Impacts on Stratification, Biological Communities, Natural Habitat, and Recreation


Our approach to developing the Eutrophy Solution was to look beyond the inanimate sterility of pure engineering and inorganic chemistry to Systems Theory and the life sciences to understand a water body as a biotic system or biome. It is only under this paradigm that it is possible to understand, articulate, and influence the dynamics of the interplay between the Water Cycle and the Nutrient Cycle.  The crux of the problem of eutrophication lies in the way in which nutrients are processed in an aquatic biome. The processes that prevail are determined by the dominant organisms that consume and transport nutrients through the food chain.

Eutrophication is characterized by the skewing of the Nutrient Cycle to produce undesirable organisms that distort natural process. Such organisms consist primarily of algae and cyanobacteria.  Since nutrients are abundant and are perpetually added to the water body, attempting to manage the Nutrient Cycle by starving it through reducing nutrient inflows is futile and doomed to failure. The solution to eutrophication, therefore, lies in ensuring that the Nutrient Cycle is directed to establish and support a robust, productive “food chain” enriched by the fullest possible biodiversity.

In order to displace a dominant system attractor, a clear understanding of systems dynamics and processes is required. Therefore, Systems Theory dictates at the outset that an effective solution to eutrophication must utilize and demonstrate:

  1. Progressive Displacement of anaerobic benthic conditions utilizing the Ratchet Effect, in which a system is positively and irreversibly transformed.
  2. The re-establishment of aerobic benthic conditions as the dominant system behavior
  3. Re-establishment of biodiversity in the system to ensure that biochemical pathways are maintained to support the elimination of Nitrogen and Phosphorous from the water body.  This transforms the Nutrient Cycle to support a robust, productive “food chain”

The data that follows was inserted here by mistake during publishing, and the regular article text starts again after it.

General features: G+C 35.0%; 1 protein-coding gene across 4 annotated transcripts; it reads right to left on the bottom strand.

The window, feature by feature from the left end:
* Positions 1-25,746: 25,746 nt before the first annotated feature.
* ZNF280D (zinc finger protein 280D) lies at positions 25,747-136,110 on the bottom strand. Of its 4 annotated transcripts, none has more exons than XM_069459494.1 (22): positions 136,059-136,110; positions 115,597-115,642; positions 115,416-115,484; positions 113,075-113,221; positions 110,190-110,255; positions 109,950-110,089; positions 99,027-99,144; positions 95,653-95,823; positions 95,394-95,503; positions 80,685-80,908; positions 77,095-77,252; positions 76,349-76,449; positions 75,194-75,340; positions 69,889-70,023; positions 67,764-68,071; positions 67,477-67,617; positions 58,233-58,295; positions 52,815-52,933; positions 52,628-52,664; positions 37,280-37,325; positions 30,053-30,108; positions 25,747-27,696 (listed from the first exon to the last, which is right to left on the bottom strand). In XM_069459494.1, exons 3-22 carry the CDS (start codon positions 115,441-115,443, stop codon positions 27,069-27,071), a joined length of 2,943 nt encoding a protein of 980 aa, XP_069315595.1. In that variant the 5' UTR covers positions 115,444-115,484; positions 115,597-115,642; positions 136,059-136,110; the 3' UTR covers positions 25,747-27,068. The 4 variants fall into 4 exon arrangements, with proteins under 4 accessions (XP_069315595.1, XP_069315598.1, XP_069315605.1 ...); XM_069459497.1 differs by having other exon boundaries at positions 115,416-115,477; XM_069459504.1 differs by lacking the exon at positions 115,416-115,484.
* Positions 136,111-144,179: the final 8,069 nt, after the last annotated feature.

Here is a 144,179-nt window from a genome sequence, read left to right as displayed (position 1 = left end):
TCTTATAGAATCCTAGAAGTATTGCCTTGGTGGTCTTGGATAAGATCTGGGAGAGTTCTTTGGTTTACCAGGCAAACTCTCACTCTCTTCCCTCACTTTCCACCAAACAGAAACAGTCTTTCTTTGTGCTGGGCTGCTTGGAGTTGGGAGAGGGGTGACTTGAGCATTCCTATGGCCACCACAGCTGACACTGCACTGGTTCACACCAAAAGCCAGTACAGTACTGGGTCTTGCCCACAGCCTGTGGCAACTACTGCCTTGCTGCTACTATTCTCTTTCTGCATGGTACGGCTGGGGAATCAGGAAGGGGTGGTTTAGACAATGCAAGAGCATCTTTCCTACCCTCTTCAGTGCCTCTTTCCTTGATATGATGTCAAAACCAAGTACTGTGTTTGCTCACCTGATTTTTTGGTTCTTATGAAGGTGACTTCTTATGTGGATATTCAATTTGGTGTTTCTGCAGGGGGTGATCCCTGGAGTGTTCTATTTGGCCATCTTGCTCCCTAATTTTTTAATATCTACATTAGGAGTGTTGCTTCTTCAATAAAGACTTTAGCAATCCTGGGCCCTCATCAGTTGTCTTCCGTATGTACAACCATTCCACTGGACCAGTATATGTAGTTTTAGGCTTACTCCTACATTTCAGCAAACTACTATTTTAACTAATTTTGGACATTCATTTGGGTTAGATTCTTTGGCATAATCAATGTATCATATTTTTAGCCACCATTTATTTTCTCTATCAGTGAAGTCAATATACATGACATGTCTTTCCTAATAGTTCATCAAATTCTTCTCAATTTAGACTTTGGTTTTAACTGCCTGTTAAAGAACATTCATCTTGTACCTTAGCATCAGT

4. Sustainable mechanisms to impart system Inertia to Disruption of the new system state in the face of continued chronic Nitrogen and Phosphorous contamination imposed by man-made conditions such as wastewater treatment plants, agricultural fertilizer, and manure runoff.

Since Systems Theory is not a widely understood scientific discipline, we will demonstrate the effectiveness of our approach using case studies of projects over the last decade.  These studies illustrate how our system and products reverse eutrophication and favorably impact stratification, biological community health, natural habitat, and recreation.  They also show how our solution delivers systemic, holistic solutions to eutrophication through effective Nutrient Cycle management in the aquatic environment.

The conventional engineering component of our solution is made up of proprietary devices that are designed to deliver rapid destratification and reoxygenation of the water body. These devices are driven by shore-based air compressors.  This causes air to be released into the water column. However, the action and effect of these proprietary devices cannot be compared to that of “aerators’, “bubblers” or “diffusers” used in conventional “aeration” systems, nor “updraft”, “downdraft”, or any other form of forced circulation.  These devices provide partial solutions, whereas the Clean-Flo system provides full oxygenation of both the water column and water in sediment pore volume.  Unless destratification and reoxygenation of the water column are achieved completely, including pore water in the sediments, effective Biotechnology interventions cannot be delivered to influence nutrient processing.  A complete solution transforms the Nutrient Cycle in order to reduce in-lake nutrient loads and obviate the proliferation of cyanobacteria, algae, and invasive aquatic weeds.